Being conscientious appears to be the best bet for good health among traits known as the “Big Five,” which are the basis for most psychological personality assessments. Along with conscientiousness, the Big Five include extraversion, agreeableness, neuroticism and openness to experience. Participants who were more conscientious when they were 26 years old were more likely to be in much better health at age 38 than those who were low in that personality trait, the study found.
“Among the least conscientious, 45 percent went on to develop multiple health problems by age 38, while just 18 percent of the most conscientious group developed health problems,” Israel said. “Individuals low in conscientiousness were more often overweight, had high cholesterol, inflammation, hypertension and greater rates of gum disease.”
On the press release, there is a link: Translating Personality Psychology to Help Personalize Preventive Medicine for Young Adult Patients (PDF, 109KB)
Conscientious people are more likely to have active lifestyles, maintain healthy diets and have more self-control, so are less likely to smoke or abuse alcohol and drugs, the study noted. This could explain the apparent relationship between that trait and better health, the researchers said. A surprising find was that being neurotic at age 26 was not linked to poorer physical health at age 38, contrary to some theories that aspects of neuroticism such as stress and anxiety can lead to ill health. This was the case even though the neurotic participants rated themselves in poorer health at the later age, according to the study.
Researchers examined data from a Dunedin, New Zealand health and development study involving 1,037 people born between April 1972 and March 1973. Slightly more than half the subjects were male. The participants were assessed about every two years from birth until they were 38 years old. At age 26, the participants nominated a person who knew them well, such as a parent, spouse or friend, to describe them using the Big Five traits. Researchers also gathered participants’ clinical health information and risk factors commonly recorded in primary care offices, including income, education, smoking, obesity, current and past illnesses and family medical history.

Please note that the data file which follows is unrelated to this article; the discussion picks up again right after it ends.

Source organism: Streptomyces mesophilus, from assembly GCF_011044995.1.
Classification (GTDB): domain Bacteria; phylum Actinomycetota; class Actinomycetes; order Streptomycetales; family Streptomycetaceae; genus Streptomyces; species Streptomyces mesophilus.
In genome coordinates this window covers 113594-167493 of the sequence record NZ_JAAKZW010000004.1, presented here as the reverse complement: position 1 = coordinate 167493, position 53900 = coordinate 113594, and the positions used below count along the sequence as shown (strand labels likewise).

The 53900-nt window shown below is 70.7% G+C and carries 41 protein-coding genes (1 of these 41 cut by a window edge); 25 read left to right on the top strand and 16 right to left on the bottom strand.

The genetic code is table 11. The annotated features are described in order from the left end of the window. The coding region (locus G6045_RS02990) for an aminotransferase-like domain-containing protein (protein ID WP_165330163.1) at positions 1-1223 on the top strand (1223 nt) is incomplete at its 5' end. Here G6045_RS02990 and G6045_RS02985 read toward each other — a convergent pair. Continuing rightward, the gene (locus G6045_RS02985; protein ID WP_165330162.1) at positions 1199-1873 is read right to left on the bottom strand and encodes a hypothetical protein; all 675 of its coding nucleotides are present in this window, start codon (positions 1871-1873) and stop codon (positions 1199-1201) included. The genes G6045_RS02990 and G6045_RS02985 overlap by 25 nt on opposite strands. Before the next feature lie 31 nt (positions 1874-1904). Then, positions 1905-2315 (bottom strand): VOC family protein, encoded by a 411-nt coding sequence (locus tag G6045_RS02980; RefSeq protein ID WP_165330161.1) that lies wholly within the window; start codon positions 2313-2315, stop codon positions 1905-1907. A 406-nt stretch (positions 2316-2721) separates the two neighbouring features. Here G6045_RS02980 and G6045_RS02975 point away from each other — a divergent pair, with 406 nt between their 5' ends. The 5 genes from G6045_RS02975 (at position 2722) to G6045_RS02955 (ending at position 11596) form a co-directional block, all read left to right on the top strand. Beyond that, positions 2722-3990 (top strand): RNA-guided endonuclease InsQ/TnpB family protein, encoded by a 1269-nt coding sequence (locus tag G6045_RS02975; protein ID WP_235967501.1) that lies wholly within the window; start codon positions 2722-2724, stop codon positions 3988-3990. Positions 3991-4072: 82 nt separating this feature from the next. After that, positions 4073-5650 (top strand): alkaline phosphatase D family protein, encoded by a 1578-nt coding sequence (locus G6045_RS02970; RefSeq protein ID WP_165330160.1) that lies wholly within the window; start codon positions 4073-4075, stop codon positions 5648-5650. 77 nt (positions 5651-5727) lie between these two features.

At age 32, the participants’ personalities were again assessed on the Big Five scale, but this time in a clinical setting with ratings by the clinic receptionist and nurse who were not aware of the study’s focus. This brief clinical assessment yielded similar results to those done by people who knew the participants well when they were 26 years old, according to the study. At age 38, the participants had physical exams that checked for abnormalities of liver and kidney functions, blood pressure, heart and lung fitness, vascular inflammation and periodontal disease.
“Personality traits can be measured cheaply, easily and reliably, and these traits are stable over many years and have far-ranging effects on health,” said Israel. “Our findings suggest that in addition to considering ‘what’ a patient has among risks for chronic age-related diseases, physicians can benefit from knowing ‘who’ the patient is in terms of personality in order to design effective preventive health care.”
Article: “Translating Personality Psychology to Help Personalize Preventive Medicine for Young Adult Patients,” Journal of Personality and Social Psychology, March 2014, by Salomon Israel, Duke University and Duke University Medical Center; Terrie E. Moffitt, Duke University and King’s College London; Daniel W. Belsky, Duke University and Duke University Medical Center; Robert J. Hancox, W. Murray Thomson and Richie Poulton, University of Otago; Brent Roberts, University of Illinois at Urbana–Champaign; Avshalom Caspi, Duke University, Duke University Medical Center and King’s College London.
Salomon Israel, PhD, can be contacted by email or by phone at (919) 259-9362
The American Psychological Association, in Washington, D.C., is the largest scientific and professional organization representing psychology in the United States. APA’s membership includes more than 134,000 researchers, educators, clinicians, consultants and students. Through its divisions in 54 subfields of psychology and affiliations with 60 state, territorial and Canadian provincial associations, APA works to advance the creation, communication and application of psychological knowledge to benefit society and improve people’s lives.
© 2014 American Psychological Association